Leaving that aside for the moment, it is a large question and worthy of the consideration of the people of Canada, and I am not averse to having it discussed. I want to point out to the leader of the opposition that if I were selecting a time to make an investigation to prove the contention of the railways that the rates are not sufficiently high, I would select this year and this time to do it. There has not been a time in years when the income in the railways has fallen off as it has during the past few months. Suppose we ask the commission to investigate now the question whether the railways ought to carry our passengers cheaper than at present, they would at once be confronted with the immense falling off in traffic. The railways would put up a stronger ease in 1908 than they would have been able in any past year, or I hope will be for many years to come. In May the

Topic:   190S
Permalink
LIB

George Perry Graham (Minister of Railways and Canals)

Liberal

Mr. GRAHAM.

income of the large railways, including the Canadian railways, fell off all the way from a quarter of a million dollars to a million dollars. Our own two leading railways, the Grand Trunk and the Canadian Pacific Railway, had a decrease in revenue during May, roughly speaking, of over $SOO.OOO each. That being the case, it would be a poor time for investigation if the object was to help the people get cheaper rates.

Topic:   190S
Permalink
CON

Edward Arthur Lancaster

Conservative (1867-1942)

Mr. LANCASTER.

Then the government should have accepted that proposition made two years ago.

Topic:   190S
Permalink
LIB

George Perry Graham (Minister of Railways and Canals)

Liberal

Mr. GRAHAM.

I am not criticising what happened two years ago, we live too rapidly to do that. We must remember, too, that we cannot compare our conditions with the conditions iD older countries as far as rates are concerned. I have here a few figures. We have in Canada 89 railways. The passengers carried last year numbered 32,137,319. The gross earnings from these amounted to $39,184,437. The average earning per passenger was $1.22. The gross earnings from all sources of our railways were $146,738,215. So the revenue from the passenger traffic was about 22-75 per cent of the whole.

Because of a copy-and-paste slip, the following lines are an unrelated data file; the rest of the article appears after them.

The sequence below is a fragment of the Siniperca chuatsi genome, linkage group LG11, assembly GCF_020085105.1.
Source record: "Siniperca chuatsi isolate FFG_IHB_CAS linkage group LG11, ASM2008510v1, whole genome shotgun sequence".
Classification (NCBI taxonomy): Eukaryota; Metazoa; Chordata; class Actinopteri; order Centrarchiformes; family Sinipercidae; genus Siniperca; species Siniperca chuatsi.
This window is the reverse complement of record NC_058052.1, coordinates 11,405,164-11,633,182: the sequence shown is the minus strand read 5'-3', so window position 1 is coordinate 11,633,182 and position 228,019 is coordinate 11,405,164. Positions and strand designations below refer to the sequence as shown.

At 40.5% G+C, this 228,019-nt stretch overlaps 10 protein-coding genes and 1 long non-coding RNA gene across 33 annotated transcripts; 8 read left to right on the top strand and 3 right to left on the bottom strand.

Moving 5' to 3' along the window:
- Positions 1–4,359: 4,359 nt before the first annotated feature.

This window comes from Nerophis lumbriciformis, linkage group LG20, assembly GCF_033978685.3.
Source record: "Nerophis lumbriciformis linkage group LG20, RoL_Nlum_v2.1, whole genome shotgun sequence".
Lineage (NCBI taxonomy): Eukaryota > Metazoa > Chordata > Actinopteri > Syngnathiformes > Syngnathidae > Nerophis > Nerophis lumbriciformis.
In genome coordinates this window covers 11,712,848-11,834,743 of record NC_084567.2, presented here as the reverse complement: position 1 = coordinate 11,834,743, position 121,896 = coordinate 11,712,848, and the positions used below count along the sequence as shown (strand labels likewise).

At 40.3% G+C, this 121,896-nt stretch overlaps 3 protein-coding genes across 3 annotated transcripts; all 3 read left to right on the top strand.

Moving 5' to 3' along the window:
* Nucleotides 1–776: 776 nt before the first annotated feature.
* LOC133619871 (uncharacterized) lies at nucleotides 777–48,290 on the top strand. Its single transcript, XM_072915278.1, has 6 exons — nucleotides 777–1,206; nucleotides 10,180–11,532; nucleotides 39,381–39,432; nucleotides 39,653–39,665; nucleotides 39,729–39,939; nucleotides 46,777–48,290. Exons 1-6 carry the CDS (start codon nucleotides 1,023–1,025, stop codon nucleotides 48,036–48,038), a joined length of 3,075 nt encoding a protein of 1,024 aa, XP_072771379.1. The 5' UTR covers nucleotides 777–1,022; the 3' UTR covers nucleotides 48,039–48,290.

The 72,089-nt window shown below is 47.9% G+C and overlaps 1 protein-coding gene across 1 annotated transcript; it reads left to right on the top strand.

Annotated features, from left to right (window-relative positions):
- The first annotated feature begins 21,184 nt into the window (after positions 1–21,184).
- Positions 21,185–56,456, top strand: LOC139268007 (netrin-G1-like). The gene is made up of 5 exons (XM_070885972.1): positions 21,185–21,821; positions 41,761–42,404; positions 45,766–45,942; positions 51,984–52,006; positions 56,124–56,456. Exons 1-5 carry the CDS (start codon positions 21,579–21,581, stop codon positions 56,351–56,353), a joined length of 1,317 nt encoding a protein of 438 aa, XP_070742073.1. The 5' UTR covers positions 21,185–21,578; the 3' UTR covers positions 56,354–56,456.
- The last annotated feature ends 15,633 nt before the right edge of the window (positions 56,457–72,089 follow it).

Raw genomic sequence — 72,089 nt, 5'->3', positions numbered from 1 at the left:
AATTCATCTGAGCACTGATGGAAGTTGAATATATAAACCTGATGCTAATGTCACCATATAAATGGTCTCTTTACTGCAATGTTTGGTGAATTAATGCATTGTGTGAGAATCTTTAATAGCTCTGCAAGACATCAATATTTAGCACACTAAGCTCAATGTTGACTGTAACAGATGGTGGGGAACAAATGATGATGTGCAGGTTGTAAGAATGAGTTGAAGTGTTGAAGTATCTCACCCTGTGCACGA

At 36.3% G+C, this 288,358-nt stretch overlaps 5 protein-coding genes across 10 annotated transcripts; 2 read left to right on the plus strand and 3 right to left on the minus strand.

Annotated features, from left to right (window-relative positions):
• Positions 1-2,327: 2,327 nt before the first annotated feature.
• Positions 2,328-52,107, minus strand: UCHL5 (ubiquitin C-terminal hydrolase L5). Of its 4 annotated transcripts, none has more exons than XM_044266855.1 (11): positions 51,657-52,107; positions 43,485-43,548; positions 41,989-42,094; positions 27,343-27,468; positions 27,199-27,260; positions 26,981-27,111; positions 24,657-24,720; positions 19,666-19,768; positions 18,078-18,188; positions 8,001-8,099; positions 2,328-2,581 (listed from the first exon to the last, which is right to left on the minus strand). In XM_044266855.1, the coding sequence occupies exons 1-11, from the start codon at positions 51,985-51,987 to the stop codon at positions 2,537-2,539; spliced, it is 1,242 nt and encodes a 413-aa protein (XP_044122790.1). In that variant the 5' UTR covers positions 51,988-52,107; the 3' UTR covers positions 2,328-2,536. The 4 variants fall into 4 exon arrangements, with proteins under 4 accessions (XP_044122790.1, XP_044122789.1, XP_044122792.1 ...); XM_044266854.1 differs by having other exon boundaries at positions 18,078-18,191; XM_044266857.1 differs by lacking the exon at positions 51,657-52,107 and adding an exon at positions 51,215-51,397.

The net earnings from all sources were $42,987,537. The passenger train mileage, to which the hon. the leader of the opposition (Mr. R. L. Borden) referred, was 30,220,401 miles. The cost of running a train one mile in 1907 was approximately $1.25. That would show the cost of the passenger service to be $37,745,355. Figuring that out, it would give us a profit on the capital invested in the passenger service, not dealing with watered stock or anything of that kind, of something less than 4 per cent. But some railways charge now more than 4 cents a mile. The leading railways cannot charge more than 3 cents a mile. I do not agree with my hon. friend, particularly as far as Canada is concerned, in saying that if we reduced the rate to 2 cents we would have a greater passenger traffic in Canada. That principle applies more thoroughly where the population is dense, where you have something more to work on. In Canada we have not a dense population.